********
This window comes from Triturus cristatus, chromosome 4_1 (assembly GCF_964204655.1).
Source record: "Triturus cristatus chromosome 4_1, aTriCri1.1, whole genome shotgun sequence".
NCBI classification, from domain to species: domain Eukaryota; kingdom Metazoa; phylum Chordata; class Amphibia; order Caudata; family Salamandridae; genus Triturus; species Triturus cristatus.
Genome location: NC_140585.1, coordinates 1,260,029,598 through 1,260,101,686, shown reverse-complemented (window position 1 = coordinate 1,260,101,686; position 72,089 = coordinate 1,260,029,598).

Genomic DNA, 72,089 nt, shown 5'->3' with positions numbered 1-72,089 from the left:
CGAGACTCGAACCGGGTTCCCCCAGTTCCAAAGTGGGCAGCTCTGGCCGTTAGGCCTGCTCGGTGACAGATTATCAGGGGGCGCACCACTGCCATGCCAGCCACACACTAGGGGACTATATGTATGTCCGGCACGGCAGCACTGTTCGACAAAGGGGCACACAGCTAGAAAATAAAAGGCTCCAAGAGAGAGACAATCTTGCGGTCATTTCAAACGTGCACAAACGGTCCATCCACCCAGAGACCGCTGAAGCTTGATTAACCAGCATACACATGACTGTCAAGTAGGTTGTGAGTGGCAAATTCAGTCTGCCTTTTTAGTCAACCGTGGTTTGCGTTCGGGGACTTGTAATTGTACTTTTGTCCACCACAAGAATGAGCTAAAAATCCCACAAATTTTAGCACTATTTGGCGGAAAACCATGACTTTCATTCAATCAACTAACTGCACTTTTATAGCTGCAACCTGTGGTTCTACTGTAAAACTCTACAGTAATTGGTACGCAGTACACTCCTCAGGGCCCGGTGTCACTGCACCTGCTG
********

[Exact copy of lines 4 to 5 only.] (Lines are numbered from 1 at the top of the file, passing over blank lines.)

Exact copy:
Genome location: NC_140585.1, coordinates 1,260,029,598 through 1,260,101,686, shown reverse-complemented (window position 1 = coordinate 1,260,101,686; position 72,089 = coordinate 1,260,029,598).

Genomic DNA, 72,089 nt, shown 5'->3' with positions numbered 1-72,089 from the left: